WASHINGTON (Reuters) – U.S. President Donald Trump on Tuesday proposed creating a Palestinian state as part of a Middle East peace solution, drawing Palestinian condemnation for imposing strict conditions and for agreeing to let Israel maintain control of long-contested West Bank settlements.
Trump announced his plan for Israeli-Palestinian peace at a White House event with embattled Israeli Prime Minister Benjamin Netanyahu standing at his side. It includes what Trump called a four-year freeze by Israel on new settlement activity.
Although Trump’s stated aim was to end decades of conflict, the plan he advanced favored Israel, underscored by the absence of Palestinians from Trump’s announcement. It seemed unlikely to advance Israeli-Palestinian talks that broke down in 2014.
Trump set in motion a four-year timeline for Palestinians to agree to a security arrangement with Israel, halt attacks by the Islamist militant group Hamas and set up governing institutions in order to establish a Palestinian state with its capital in Abu Dis, a part of east Jerusalem.
This too poses a potential problem for Palestinians.
Abu Dis lies a mile east of Jerusalem’s walled Old City, home to Jewish, Christian and Muslim holy sites. Palestinians living in Abu Dis are cut off by a high concrete Israeli security wall and checkpoints.
The site is unlikely to satisfy Palestinian leaders who want a more central location. Trump’s plan says this barrier should serve as a border between the capitals of the two states, adding that Jerusalem should remain Israel’s undivided, sovereign capital.
“My vision presents a win-win opportunity for both sides, a realistic two-state solution that resolves the risk of Palestinian statehood to Israel’s security,” Trump said.
‘SLAP OF THE CENTURY’
Palestinian President Mahmoud Abbas, speaking to reporters in the West Bank city of Ramallah, mocked what Trump has called the “deal of the century” as the “slap of the century.”
“Jerusalem is not for sale, our rights are not for sale and are not for bargain and your deal, the conspiracy will not pass,” Abbas said.
Critics say both Trump and Netanyahu have been intent on diverting attention away from domestic troubles. Trump faces an impeachment trial while Netanyahu was formally indicted in court on corruption charges on Tuesday. Both men deny any wrongdoing.
Netanyahu also faces a difficult election in March – his third in less than a year. He is locked in a battle with Blue and White Party chief Benny Gantz, who also expressed support for the Trump plan.
Netanyahu said that the Trump plan offers Palestinians a pathway to a future state but that it may take them “a very long time to get to the beginning of that path.”
“If they agree to abide by all the conditions you have put forward in your plan, Israel will be there. Israel will be prepared to negotiate peace right away,” he said.
Trump said he had sent a letter to Abbas asking him to study the deal.
“I explained to him that the territory allocated for his new state will remain open and undeveloped for a period of four years. During this time, Palestinians can use all appropriate deliberation to study the deal, negotiate with Israel, achieve the criteria for statehood and become a truly independent and wonderful state,” he said.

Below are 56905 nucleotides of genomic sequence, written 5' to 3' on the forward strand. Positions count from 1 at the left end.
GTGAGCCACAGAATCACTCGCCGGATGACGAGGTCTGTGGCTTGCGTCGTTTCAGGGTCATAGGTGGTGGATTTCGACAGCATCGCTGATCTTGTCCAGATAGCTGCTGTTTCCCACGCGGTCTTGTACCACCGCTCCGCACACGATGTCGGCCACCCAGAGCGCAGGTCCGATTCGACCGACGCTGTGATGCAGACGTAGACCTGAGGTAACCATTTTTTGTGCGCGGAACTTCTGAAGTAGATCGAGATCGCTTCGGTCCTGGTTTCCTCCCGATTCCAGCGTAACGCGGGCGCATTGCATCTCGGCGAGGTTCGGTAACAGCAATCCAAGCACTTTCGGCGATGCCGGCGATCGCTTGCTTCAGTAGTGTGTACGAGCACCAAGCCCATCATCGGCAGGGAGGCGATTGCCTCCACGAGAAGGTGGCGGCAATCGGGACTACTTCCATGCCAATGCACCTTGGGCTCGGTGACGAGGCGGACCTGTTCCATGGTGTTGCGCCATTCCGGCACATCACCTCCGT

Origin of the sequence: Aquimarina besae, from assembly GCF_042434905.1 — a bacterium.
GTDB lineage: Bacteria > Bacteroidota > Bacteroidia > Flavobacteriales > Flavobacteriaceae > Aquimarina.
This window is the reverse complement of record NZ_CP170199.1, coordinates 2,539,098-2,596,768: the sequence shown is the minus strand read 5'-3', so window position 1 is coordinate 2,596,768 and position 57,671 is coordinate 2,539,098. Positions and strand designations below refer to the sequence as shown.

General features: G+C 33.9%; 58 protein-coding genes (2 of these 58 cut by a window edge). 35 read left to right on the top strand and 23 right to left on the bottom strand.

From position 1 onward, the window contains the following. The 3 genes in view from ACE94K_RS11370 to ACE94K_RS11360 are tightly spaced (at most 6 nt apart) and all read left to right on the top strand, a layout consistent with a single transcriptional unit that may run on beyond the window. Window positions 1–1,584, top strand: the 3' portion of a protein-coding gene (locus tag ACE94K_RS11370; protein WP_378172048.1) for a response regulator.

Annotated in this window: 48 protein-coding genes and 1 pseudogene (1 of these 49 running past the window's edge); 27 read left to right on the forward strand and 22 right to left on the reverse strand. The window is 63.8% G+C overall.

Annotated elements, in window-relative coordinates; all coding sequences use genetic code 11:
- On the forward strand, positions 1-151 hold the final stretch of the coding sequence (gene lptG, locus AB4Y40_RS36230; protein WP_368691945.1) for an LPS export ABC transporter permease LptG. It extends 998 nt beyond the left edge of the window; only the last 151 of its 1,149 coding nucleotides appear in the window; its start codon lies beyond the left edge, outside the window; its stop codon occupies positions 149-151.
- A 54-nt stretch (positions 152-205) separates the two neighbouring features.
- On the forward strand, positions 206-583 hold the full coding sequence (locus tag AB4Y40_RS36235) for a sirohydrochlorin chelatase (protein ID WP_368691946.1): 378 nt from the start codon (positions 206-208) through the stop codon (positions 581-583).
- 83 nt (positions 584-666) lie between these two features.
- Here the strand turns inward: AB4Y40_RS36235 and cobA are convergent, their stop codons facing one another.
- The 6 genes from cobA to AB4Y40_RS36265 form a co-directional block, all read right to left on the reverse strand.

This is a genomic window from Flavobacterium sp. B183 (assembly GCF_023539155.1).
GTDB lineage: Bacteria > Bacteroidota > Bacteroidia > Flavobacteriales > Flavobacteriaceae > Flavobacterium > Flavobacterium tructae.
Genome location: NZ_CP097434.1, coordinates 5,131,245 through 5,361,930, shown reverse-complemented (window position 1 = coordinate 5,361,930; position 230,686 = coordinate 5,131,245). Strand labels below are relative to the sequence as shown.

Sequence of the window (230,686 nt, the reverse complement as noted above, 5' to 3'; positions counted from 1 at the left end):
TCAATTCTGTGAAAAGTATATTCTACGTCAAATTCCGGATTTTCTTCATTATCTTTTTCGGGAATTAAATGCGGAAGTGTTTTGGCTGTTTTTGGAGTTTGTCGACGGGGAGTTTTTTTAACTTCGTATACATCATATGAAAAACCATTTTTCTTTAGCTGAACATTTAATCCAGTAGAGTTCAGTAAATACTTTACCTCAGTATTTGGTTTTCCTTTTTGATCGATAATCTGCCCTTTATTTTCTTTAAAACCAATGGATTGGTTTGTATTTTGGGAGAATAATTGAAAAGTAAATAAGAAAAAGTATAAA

Under Trump’s proposed Middle East peace plan, the United States will recognize Israeli settlements on the occupied West Bank.
The White House document said Israel agreed to a four-year “land freeze” to secure the possibility of a two-state solution. But a senior Israeli official later played down the notion of a settlement freeze in the West Bank.
Palestinians have refused to deal with the Trump administration in protest at such pro-Israel policies as its moving the U.S. Embassy from Tel Aviv to Jerusalem, the eastern part of which is sought by the Palestinians.
U.S. senior administration officials said they expected initial Palestinian skepticism over the plan but hoped that over time they will agree to negotiate. It places high hurdles for the Palestinians to overcome to reach their long-sought goal of a state.
“Strip away the domestic and Israeli political considerations that determined the timing of the plan’s release, and the message to the Palestinians, boiled down to its essence, is: You’ve lost, get over it,” said Robert Malley, president of International Crisis Group and a former U.S. National Security Council official.
The U.S. plan represented the most dramatic and detailed attempt to break the historic deadlock between Israel and the Palestinians in several years, the result of a three-year effort by Trump senior advisers including his son-in-law Jared Kushner.
Trump has endorsed a proposed map outlining the two states, U.S. officials said. The Palestinian state would be double the size of land that Palestinians currently control and would be connected by roads, bridges and tunnels, they said.
Israel will also take steps to ensure Muslim access to al-Aqsa mosque in Jerusalem and respect Jordan’s role regarding holy sites, the officials said.
Trump’s plan calls for Palestinian refugees to settle in a future Palestinian state and creates a “generous compensation fund” for them, one of the officials said.
About Israel retaining the settlements, a U.S. official said: “The plan is based on a principle that people should not have to move to accomplish peace … But it does stop future settlement expansion which we consider to be the most realistic approach.
Before the Trump announcement, thousands of Palestinians demonstrated in Gaza City and Israeli troops reinforced positions near a flashpoint site between the Palestinian city of Ramallah and the Jewish settlement of Beit El in the West Bank.
Additional reporting by Ali Sawafta in Ramallah, Ari Rabinovitch in Jerusalem and Dan Williams and Steve Holland in Washington; Editing by Howard Goller and Alistair Bell